Friday, July 29, 2005

Frist In Stem Cells, Last In Primaries

Bill Frist's announcement (to the shock of many pro-lifers) that he now favors embryonic stem cell research is a perfect case demonstration of why it's so important to know a person's philosophy in order to understand what he's going to do in the future.

Some admirers have recently hailed Sandra Day O'Connor because she doesn't "subscribe to an abstract judicial philosophy" on the Supreme Court. This is seen by many to be a great virtue. All it really means, however, is that she's a pragmatist. Indeed, most profiles of her describe her with exactly that term--and most even mean it as a compliment.

But to say that someone is a "pragmatist" is to say that she does whatever she thinks will work at any given moment. Notions of true and false and right and wrong and good and evil are abstract concepts--and a person who subscribes to no abstracts--in other words, a pragmatist--is by definition making decisions without regard to these things.

With her reasoning removed from any sort of transcendent philosophical framework, a pragmatist is unpredictable, since what will work in any given moment changes and her opinions about what will work also change. Many interpret this philosophical barrenness as intellectual depth, but in reality it is just the opposite--intellectual laziness. When Sandra Day O'Connor issued her pragmatic, what-I-think-will-work opinions from the bench, she was simply substituting her own personal opinions for those of the people's representatives and the framers of the Constitution, and enshrining them as law.

With yesterday's announcement, we see that Bill Frist, despite his coziness with pro-lifers, is, like Sandra Day O'Connor, simply a pragmatist with no real intellectual framework. Because there is no real philosophical foundation for his sometimes pro-life positions, they rest on nothing substantial and are eminently mutable.

According to the New York Times' account:
"I am pro-life," Mr. Frist says in the speech, arguing that he can reconcile his support for the science with his own Christian faith. "I believe human life begins at conception."

But at the same time, he says, "I also believe that embryonic stem cell research should be encouraged and supported."
This is an utterly astounding snippet. What Frist is saying here is, in essence, that an embryo is a real human life, and that sometimes it should be killed for the convenience of others. It's certainly a popular position, and one taken by most of the Democratic party. But whatever else it is, it's certainly not pro-life, nor is it intellectually defensible.

The pro-life position is that life is inherently valuable, and as such deserves to be protected. Those who believe otherwise are not pro-life, even though they may happen to come to conclusions on some issues that align them with pro-lifers. Any who do not take the opinion that human life is inherently valuable will always reach a point of compromise where they are willing to accept the destruction of some lives for utilitarian purposes. Because human life is only relatively valuable (rather than inherently valuable), it can be destroyed if some "higher cause can be found." The only question then is when that point of destruction will be--mere quibbling over timing. What then results looks very much like the article I posted yesterday, where one utilitarian says "I think it's immoral to sacrifice a life past 14 days" and another utilitarian says "I think it's immoral to sacrifice a life after nine months." Both agree with the premise that it's okay to sacrifice the life. They simply disagree on when.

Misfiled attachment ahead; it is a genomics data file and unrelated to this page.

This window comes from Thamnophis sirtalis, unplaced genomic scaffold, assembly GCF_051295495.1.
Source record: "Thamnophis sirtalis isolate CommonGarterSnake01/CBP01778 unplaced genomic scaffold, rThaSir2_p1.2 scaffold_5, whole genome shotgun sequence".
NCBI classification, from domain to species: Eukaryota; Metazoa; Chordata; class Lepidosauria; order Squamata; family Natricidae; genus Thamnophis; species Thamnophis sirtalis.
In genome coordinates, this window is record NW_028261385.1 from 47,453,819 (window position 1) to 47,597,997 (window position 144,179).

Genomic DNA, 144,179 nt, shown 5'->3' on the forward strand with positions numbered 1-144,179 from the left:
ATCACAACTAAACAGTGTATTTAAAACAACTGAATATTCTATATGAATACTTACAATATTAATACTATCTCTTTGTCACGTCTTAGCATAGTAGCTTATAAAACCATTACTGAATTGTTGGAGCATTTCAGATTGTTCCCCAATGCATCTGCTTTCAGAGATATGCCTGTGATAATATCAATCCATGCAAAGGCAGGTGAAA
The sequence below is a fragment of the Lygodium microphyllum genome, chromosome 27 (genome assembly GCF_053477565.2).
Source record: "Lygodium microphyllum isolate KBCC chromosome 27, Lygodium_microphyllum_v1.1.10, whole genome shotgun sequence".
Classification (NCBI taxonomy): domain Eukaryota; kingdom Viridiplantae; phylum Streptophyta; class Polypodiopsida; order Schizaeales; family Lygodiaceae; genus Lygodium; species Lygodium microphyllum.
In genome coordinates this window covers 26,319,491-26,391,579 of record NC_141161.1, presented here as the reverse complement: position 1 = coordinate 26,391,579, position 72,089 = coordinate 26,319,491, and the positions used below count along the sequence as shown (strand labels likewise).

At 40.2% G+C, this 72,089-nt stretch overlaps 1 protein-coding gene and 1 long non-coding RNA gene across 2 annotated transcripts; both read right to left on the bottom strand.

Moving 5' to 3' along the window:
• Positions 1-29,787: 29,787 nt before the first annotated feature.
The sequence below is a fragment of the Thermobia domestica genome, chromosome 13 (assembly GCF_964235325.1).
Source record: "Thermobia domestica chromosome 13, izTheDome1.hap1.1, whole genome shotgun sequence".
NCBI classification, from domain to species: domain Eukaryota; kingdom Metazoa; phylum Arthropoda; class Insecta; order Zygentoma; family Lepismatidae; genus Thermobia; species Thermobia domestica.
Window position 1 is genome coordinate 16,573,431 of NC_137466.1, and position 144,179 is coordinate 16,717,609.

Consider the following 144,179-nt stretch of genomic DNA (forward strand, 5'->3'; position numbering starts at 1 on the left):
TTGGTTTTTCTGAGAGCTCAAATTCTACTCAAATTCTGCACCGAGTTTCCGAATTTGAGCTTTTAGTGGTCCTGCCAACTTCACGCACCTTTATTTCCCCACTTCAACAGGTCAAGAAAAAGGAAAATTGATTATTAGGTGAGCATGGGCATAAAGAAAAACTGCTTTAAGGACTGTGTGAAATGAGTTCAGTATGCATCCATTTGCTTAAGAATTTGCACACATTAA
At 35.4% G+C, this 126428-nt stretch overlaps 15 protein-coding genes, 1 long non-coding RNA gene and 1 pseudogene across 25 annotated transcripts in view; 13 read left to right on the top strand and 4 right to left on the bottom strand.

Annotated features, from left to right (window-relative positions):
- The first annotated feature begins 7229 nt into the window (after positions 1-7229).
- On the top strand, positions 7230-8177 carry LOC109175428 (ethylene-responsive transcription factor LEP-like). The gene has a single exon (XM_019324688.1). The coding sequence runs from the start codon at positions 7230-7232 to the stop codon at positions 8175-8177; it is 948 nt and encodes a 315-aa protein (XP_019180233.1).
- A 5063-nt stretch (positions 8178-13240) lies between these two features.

Yesterday, Bill Frist said "Cure today may be just a theory, a hope, a dream. But the promise is powerful enough that I believe this research deserves our increased energy and focus. Embryonic stem cell research must be supported."

With that pious-sounding quote, Frist demonstrated that there is no real philosophical difference between him and the infamous Peter Singer of Princeton, who says that children can be killed without committing a moral wrong even months after birth. Frist is saying that because its "promise" is "powerful," embryonic stem cell research "must be supported"--even though by his own reckoning the embryo is a real human life.

Both Frist and Singer agree that human life is not inherently valuable, and both agree that in some circumstances it is fine to sacrifice a child's life for utilitarian purposes. The only thing they currently disagree about is the timing. And the only ultimate difference between them is that Singer hasn't tried to fool pro-lifers into thinking he's one of them.

This is why you'll see me continuing to demand information about John Roberts' judicial philosophy. It is not enough that he frequently comes down on the same side of the political fence that I do. I want to know the why. Because without the why, there's no way to know what he'll do in the future. And everyone else without a clearly articulated why has failed us at every crucial point.

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